From the pages of
Sublette Examiner
Volume 4, Number 15 - July 8, 2004
brought to you online by Pinedale Online

County paper, paving pondered

by Cat Urbigkit

Sublette County Commissioners met for a full day of business Tuesday. To start the day's business, the commissioners opened bids from the newspapers to handle the county's legal advertising and the status as the county's official newspaper.

The Sublette Examiner bid $1.75 per column inch, while the Pinedale Roundup submitted a bid of $1.00 per column inch.

Commissioner Betty Fear noted that last year when the commission gave the Roundup the designation, the commission expressed its intent to switch back and forth from year to year, so long as the bids stayed competitive.

Commissioner Bill Cramer made the motion that the Examiner be granted the official newspaper status, to which Fear seconded.

Commissioner Gordon Johnston spoke in favor of the motion, "with the idea that next year it changes," although the commission can't bind a future commission. The motion was successful.

Newly hired Sublette County Solid Waste Manager Rick Hoffman was greeted his first day on the job with a letter from a state regulatory agency complaining about the state of affairs at the county landfill.

County Clerk Mary Lankford said the letter from the Wyoming Department of Environmental Quality raised concerns about the landfill and its current construction project, and "requesting that no further construction take place until approval from the department has been granted."

But the DEQ official who wrote the letter apparently wasn't aware of the county's efforts involving communications with another DEQ official, Lankford said, so things aren't as dire as it seemed.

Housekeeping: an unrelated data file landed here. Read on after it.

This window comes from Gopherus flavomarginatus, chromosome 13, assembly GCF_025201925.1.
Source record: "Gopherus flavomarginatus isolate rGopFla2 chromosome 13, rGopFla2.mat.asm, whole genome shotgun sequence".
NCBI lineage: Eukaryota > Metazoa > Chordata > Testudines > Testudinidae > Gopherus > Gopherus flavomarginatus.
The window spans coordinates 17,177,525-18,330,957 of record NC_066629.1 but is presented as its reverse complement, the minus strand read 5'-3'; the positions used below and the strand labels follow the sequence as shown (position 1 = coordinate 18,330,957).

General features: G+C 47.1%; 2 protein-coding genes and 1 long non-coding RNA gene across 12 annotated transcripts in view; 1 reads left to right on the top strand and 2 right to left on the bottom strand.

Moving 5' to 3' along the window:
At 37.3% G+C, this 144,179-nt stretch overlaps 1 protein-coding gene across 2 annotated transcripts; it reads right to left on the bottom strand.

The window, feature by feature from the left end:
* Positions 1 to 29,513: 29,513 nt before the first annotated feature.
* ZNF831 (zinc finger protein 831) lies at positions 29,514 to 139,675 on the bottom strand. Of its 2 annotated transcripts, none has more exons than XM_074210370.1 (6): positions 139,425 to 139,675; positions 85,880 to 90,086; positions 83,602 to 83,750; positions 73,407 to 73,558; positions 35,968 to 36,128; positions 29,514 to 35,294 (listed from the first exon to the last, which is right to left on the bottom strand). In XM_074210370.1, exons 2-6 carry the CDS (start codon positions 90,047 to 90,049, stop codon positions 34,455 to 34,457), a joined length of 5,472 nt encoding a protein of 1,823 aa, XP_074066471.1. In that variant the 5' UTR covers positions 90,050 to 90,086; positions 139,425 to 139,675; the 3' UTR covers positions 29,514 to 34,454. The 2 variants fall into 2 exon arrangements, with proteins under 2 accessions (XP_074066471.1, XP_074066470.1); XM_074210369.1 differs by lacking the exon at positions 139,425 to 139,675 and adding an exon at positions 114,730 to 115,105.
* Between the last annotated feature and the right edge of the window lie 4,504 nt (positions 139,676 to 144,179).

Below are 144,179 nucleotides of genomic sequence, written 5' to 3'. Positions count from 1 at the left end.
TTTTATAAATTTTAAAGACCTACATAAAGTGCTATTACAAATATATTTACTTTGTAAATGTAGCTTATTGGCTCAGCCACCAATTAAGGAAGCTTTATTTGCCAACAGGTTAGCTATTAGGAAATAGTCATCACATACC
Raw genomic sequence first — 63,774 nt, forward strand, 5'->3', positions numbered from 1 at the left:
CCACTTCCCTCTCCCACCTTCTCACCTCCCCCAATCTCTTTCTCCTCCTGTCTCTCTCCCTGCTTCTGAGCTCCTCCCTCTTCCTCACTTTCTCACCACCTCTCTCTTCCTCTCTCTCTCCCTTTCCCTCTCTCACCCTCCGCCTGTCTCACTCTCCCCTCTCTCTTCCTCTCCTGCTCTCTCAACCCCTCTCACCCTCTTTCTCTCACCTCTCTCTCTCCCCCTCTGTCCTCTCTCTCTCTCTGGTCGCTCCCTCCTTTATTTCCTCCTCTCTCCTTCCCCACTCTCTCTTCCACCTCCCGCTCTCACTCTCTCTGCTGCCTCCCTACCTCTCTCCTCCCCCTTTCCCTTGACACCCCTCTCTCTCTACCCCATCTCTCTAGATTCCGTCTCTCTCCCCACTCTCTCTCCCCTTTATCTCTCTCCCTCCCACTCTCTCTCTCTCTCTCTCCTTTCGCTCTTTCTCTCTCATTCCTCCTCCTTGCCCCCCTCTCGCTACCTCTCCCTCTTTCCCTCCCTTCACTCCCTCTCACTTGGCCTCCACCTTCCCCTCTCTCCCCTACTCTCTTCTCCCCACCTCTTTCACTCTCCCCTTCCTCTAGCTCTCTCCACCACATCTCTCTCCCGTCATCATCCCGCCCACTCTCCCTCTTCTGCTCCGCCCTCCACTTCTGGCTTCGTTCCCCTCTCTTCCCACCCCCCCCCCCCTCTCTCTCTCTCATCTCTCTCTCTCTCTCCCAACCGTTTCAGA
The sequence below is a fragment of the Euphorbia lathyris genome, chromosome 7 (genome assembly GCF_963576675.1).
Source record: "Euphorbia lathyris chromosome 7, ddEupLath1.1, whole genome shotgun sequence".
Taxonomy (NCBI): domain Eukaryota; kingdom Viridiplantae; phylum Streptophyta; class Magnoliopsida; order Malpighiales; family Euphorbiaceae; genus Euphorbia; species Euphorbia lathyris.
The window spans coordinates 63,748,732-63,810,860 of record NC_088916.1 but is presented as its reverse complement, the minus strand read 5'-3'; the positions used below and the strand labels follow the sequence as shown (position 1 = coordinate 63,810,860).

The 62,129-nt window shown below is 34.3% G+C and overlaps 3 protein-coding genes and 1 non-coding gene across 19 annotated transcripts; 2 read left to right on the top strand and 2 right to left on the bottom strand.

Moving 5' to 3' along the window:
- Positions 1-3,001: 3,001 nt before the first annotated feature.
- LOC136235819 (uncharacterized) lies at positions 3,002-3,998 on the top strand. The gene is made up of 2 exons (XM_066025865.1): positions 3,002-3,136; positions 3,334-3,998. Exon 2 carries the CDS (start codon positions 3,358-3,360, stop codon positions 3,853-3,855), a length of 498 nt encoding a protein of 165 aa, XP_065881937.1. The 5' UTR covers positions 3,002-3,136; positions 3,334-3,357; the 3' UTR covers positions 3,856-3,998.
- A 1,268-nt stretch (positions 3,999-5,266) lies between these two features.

County Road Superintendent Travis Sour reported that county crews have nearly complete soil stabilization applications on county roads scheduled for such work.

Butch Penton is Sour's new assistant at the road department, Sour notified the commission.

Cramer asked Sour about the possibility of paving the Forty Rod Road, but Fear said, "I don't think so."

Fear expressed her concern about the high cost of upkeep on paved roadways.

Sour confirmed that one research article he'd read indicated that maintenance costs double from a dirt road to an asphalt surface.

While the county may have money now, Fear asked, "Ten years from now when there is no money, what do you do with those roads?"

In other road business, the commission approved a resolution calling for extension of the county road designation on the First North County Road, once the landowners have achieved the required compliance items in the Meadow Canyon Estates Subdivision.

Next on the agenda was Laurie Hartwig of the Museum of the Mountain Man. She came to the commission on Tuesday with a new budget request, telling the commission, "I'm hoping the third time's the charm."

Hartwig said since the commission okayed the budget request for an elevator for museum, she's changed her other budget request "from publication to preservation" in a downstairs room at the museum.

Hartwig said that since the museum has to take everything out of the room to install the elevator, the museum would like to do some infrastructure upgrades to make it more suitable for archive storage, with a security wall and other preservation amenities. The commission agreed to take the $53,600 budget request under consideration.

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